Gus Carlson is a U.S.-based columnist for The Globe and Mail.
Just as there’s no crying in baseball, no “I” in team and no place like home, there is no such thing as a free lunch.
Like so many sensibilities tested by the pandemic, however, this basic tenet of free-market economics – and point on the moral compass that guides the conduct of most reasonable people – is under fire, and unjustifiably so.
Consider the pushback by a coalition of businesses on the repayment of pandemic-era interest-free loans of either $40,000 or $60,000 from the Canada Emergency Business Account (CEBA). Ottawa says businesses that repay their obligations by Dec. 31 will have either $10,000 or $20,000 forgiven. After that, there will be no forgiveness and interest will accrue at the rate of 5 per cent.
Many lenders would say that’s a pretty good deal – maybe not a free lunch but a nicely discounted one. But it isn’t sweet enough for some business owners, who are asking Ottawa to extend the interest-free provision or even forgive a greater portion of these loans. This is needed especially, some businesses say, because the enterprises that stepped up to the CEBA trough are more likely to be owned by women and marginalized groups.
To be sure, the dilemma is something of a Gordian knot. Balancing the needs of the few with those of the many is never an easy task. And with some businesses that took CEBA loans facing extinction if the repayment terms aren’t eased, it’s a matter of the many picking their poison for the government – prop up the program or face a heavier unemployment burden.
Extending CEBA deadline would help marginalized businesses, groups say
For some, the moral dilemma on the part of Ottawa is real. One small-business owner told The Globe and Mail last week that she was wrestling with the decision of whether to repay her loan or invest in her company to take advantage of improving market conditions. Unlike some businesses, she at least seems to have a choice – even if there is only one right answer.
The revelation suggests Ottawa must find a way to determine whether those who took out CEBA loans have the means to pay them back or simply don’t feel like doing so – and what to do if it is the latter.
There is no lack of empathy here. Every economy is beset by forces beyond its control such as the COVID-19 virus. No one wants to see businesses go down. And there’s no question the pandemic hurt small businesses, especially those in service sectors hit by government lockdowns.
But taxpayers should be annoyed at the prospect of granting businesses relief on their loans, a real-life case of no good deed going unpunished. This is not small change. The loans were extended to almost 900,000 businesses, a total of $49-billion. As of March 31, only about one in five had been repaid.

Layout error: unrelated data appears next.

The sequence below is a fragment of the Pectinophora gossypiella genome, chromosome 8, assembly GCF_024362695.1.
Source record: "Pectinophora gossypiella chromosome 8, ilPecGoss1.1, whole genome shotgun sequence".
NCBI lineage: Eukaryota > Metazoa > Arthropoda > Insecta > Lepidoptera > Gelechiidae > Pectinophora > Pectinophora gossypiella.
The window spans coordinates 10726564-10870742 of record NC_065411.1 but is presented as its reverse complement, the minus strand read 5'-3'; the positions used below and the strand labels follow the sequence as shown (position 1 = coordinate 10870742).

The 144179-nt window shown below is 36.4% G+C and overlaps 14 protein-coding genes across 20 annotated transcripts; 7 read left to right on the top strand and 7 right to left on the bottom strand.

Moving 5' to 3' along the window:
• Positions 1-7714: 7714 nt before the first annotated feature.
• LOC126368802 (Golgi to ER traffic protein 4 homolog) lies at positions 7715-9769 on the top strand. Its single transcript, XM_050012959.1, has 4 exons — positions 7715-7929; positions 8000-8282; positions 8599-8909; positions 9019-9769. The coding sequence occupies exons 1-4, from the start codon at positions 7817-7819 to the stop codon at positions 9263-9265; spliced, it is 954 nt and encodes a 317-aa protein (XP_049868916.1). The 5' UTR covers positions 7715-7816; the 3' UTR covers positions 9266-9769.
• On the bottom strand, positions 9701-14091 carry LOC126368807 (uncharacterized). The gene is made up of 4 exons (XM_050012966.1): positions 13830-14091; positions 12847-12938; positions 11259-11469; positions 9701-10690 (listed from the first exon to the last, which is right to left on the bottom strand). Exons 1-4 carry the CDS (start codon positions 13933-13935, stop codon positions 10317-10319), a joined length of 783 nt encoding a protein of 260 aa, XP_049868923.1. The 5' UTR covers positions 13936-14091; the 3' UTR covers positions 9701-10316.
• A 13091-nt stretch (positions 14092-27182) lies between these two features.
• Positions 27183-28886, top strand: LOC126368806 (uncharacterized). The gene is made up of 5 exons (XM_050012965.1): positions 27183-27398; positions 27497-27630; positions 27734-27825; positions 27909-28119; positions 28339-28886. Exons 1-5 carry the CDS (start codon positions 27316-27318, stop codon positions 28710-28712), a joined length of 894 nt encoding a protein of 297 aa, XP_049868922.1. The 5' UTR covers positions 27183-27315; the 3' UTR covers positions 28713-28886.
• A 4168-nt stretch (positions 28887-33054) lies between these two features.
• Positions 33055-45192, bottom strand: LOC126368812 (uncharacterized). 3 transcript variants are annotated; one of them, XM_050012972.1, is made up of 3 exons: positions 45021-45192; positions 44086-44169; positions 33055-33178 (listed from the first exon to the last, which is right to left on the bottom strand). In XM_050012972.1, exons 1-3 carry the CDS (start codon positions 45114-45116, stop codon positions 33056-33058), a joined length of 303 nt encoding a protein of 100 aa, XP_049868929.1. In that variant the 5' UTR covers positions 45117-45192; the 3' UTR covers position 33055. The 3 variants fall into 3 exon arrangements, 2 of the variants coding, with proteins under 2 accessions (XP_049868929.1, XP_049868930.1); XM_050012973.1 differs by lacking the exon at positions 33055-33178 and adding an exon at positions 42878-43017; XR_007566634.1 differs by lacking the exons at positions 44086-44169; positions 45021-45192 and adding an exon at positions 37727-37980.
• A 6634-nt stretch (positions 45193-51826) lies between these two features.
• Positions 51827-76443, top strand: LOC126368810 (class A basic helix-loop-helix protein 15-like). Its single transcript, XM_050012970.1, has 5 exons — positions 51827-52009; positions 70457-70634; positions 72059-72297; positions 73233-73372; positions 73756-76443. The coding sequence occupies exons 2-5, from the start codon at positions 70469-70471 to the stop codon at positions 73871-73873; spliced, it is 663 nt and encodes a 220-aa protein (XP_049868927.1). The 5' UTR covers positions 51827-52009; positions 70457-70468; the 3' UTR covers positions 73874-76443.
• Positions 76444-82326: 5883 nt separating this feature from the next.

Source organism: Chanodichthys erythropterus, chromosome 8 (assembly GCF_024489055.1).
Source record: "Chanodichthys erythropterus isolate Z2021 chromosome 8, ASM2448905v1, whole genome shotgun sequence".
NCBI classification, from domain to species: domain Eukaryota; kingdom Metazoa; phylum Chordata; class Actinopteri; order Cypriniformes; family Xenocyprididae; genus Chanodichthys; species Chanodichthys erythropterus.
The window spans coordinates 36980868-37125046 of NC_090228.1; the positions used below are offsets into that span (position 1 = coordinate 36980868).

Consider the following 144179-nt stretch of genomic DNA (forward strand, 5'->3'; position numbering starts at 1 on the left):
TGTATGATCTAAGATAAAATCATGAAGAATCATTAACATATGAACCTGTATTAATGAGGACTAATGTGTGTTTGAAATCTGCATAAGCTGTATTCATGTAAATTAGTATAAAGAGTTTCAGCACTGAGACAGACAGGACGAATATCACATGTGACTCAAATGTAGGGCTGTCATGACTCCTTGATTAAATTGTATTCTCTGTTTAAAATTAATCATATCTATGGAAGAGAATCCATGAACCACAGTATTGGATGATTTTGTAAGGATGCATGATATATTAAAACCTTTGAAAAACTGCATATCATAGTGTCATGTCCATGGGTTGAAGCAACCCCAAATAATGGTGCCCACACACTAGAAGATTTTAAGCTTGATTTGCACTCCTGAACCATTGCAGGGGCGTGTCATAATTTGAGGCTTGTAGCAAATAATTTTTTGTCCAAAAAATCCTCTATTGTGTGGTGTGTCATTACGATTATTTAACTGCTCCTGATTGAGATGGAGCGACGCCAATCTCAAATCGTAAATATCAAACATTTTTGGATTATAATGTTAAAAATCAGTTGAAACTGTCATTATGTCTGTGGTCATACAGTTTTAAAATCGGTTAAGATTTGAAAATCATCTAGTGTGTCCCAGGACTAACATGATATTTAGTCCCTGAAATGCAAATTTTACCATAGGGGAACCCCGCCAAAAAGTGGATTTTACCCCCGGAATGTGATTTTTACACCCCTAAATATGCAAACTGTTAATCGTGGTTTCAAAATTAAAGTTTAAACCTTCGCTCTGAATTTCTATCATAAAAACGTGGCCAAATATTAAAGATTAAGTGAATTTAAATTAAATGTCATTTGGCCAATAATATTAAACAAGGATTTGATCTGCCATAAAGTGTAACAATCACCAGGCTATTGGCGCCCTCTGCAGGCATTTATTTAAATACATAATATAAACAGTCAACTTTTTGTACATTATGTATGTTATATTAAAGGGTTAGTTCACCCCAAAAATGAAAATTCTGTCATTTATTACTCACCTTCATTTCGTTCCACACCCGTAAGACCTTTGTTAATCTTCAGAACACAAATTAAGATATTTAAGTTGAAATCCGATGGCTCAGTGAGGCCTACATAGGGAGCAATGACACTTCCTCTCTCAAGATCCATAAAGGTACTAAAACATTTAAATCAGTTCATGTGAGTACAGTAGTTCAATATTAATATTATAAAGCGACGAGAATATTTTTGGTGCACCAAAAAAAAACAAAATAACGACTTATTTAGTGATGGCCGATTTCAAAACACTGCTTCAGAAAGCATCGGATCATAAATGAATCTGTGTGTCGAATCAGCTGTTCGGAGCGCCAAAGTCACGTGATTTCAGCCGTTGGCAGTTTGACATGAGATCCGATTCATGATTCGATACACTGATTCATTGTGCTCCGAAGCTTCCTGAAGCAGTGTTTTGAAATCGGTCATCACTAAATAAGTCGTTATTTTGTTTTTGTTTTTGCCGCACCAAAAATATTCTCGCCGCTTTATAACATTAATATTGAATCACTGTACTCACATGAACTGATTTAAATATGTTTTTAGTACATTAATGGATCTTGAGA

Moreover, the cruel reality of a free market is that only the strong survive, even if everyone feels for the businesses that don’t make it.
Ultimately, this is about accountability and personal responsibility. There is an obligation – contractual and moral – to repay CEBA loans according to the terms set out by Ottawa. By refusing to pay, paying less than agreed to or extending interest-free repayment schedules out several years, loan holders are basically picking their neighbours’ pockets.
Perhaps it’s because these are government loans that some people feel they are consequence-free and there is more wiggle room in the terms. By not paying back a faceless bureaucracy, are defaulters really deadbeats?
What would happen if these same people decided they didn’t want to pay their mortgages or car loans? The consequences are clear. It will be interesting to see how many CEBA loan holders take advantage of offers by some banks to help refinance their obligations if they can’t meet the government’s deadline.
Also, the notion that businesses should get preferential treatment based on the gender or ethnicity of their owners smacks of social engineering. Is the inference that had many of those struggling businesses not been owned by women or racialized people they should be denied this latitude?
Free-market forces don’t discriminate. The proverbial rising tide lifts all boats, and they all fall on the ebb. Any relief measures should be appropriately equitable.
The bottom line: Small-business owners who ate the CEBA lunch should pay for it. If they can’t – or won’t – they should face the consequences. A free market is not for the weak.
That reality may not be fair, but they shouldn’t expect fellow taxpayers to pick up the tab. That’s not fair, either.